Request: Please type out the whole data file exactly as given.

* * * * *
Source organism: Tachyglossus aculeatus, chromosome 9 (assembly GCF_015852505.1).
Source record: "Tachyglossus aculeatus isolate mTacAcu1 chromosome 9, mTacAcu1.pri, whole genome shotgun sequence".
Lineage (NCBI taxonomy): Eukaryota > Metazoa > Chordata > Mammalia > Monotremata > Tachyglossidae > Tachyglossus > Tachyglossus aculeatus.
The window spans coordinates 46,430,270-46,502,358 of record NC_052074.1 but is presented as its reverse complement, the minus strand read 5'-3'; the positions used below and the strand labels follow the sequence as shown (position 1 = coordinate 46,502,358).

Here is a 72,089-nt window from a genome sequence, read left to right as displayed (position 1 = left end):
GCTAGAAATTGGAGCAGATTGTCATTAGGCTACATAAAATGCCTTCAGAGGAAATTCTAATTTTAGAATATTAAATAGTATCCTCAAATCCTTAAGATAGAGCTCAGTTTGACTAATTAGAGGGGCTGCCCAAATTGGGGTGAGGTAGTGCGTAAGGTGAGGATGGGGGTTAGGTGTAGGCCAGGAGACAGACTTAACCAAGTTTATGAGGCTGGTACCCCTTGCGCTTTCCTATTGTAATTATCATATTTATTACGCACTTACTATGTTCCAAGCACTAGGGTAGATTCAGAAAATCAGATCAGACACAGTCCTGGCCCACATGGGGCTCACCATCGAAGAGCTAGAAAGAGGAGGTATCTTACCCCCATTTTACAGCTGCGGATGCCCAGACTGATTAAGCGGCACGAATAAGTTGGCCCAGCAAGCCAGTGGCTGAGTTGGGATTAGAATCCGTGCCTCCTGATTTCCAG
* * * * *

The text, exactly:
Source organism: Tachyglossus aculeatus, chromosome 9 (assembly GCF_015852505.1).
Source record: "Tachyglossus aculeatus isolate mTacAcu1 chromosome 9, mTacAcu1.pri, whole genome shotgun sequence".
Lineage (NCBI taxonomy): Eukaryota > Metazoa > Chordata > Mammalia > Monotremata > Tachyglossidae > Tachyglossus > Tachyglossus aculeatus.
The window spans coordinates 46,430,270-46,502,358 of record NC_052074.1 but is presented as its reverse complement, the minus strand read 5'-3'; the positions used below and the strand labels follow the sequence as shown (position 1 = coordinate 46,502,358).

Here is a 72,089-nt window from a genome sequence, read left to right as displayed (position 1 = left end):
GCTAGAAATTGGAGCAGATTGTCATTAGGCTACATAAAATGCCTTCAGAGGAAATTCTAATTTTAGAATATTAAATAGTATCCTCAAATCCTTAAGATAGAGCTCAGTTTGACTAATTAGAGGGGCTGCCCAAATTGGGGTGAGGTAGTGCGTAAGGTGAGGATGGGGGTTAGGTGTAGGCCAGGAGACAGACTTAACCAAGTTTATGAGGCTGGTACCCCTTGCGCTTTCCTATTGTAATTATCATATTTATTACGCACTTACTATGTTCCAAGCACTAGGGTAGATTCAGAAAATCAGATCAGACACAGTCCTGGCCCACATGGGGCTCACCATCGAAGAGCTAGAAAGAGGAGGTATCTTACCCCCATTTTACAGCTGCGGATGCCCAGACTGATTAAGCGGCACGAATAAGTTGGCCCAGCAAGCCAGTGGCTGAGTTGGGATTAGAATCCGTGCCTCCTGATTTCCAG